Business / Industries

E-commerce boom brings shopping revolution

(Xinhua) Updated: 2012-12-19 14:22

BEIJING - As shopping malls in Beijing were gearing up for the Christmas sales with dazzling decorations and price promotions, Lin Fangfang instead glued her eyes on her favorite online shopping site.

"With just a mouse click, you can buy high-quality stuff online at much lower prices, so why bother to go to shopping malls in the freezing weather and spend more?" asks the 31-year-old employee of an advertising company in China's capital.

Lin's online bargains ranged from a pair of leather gloves to a refrigerator, from organic vegetables to cooking utensils. The prices were at least half those found in shopping malls, and she even managed to buy some of them at 70 percent off the regular price.

"Online shopping has become an important part of my life, and I even downloaded an online shopping app to my mobile, so that I am free to shop wherever I am," Lin grins.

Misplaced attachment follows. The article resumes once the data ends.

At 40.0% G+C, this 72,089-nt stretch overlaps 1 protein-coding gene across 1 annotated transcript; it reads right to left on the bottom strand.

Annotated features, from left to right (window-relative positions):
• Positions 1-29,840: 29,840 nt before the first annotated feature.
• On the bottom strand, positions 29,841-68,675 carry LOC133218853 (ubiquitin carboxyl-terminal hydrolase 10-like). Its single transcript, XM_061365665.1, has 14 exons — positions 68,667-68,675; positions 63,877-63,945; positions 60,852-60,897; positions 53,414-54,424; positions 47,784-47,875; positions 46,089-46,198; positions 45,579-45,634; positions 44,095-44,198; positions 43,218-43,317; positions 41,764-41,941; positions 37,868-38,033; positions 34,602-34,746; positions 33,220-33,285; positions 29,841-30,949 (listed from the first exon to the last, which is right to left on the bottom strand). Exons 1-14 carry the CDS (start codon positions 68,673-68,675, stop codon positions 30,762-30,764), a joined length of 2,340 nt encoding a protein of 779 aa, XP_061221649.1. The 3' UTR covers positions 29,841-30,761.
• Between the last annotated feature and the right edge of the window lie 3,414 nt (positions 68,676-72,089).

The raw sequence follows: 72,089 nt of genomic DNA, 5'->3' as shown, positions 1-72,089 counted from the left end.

Shopping revolution

Lin's shopping preferences in the festive season sum up an excellent year for e-commerce in China, and a significant shift in consumers away from the high street as online vendors are expecting bumper Christmas sales.

She is just one of the millions of online shoppers who contributed to more than 1 trillion yuan ($160 billion) in revenue reaped in the first 11 months of 2012 by China's two biggest e-commerce platforms, and -- both affiliated with China's e-commerce giant Alibaba Group Holding.

Alibaba took in 19.1 billion yuan ($3.06 billion) on China's Nov 11 'Singles' Day,' dubbed the world's largest online shopping spree. The revenue was twice that of this year's Cyber Monday, the United States equivalent.

A total of 6.4 billion yuan ($1 billion) was taken by 5,000 shopping outlets in Shanghai during the seven-day National Day holiday this year, and that amount was topped by Alibaba within half a day on Nov 11, according to the company's own statistics.

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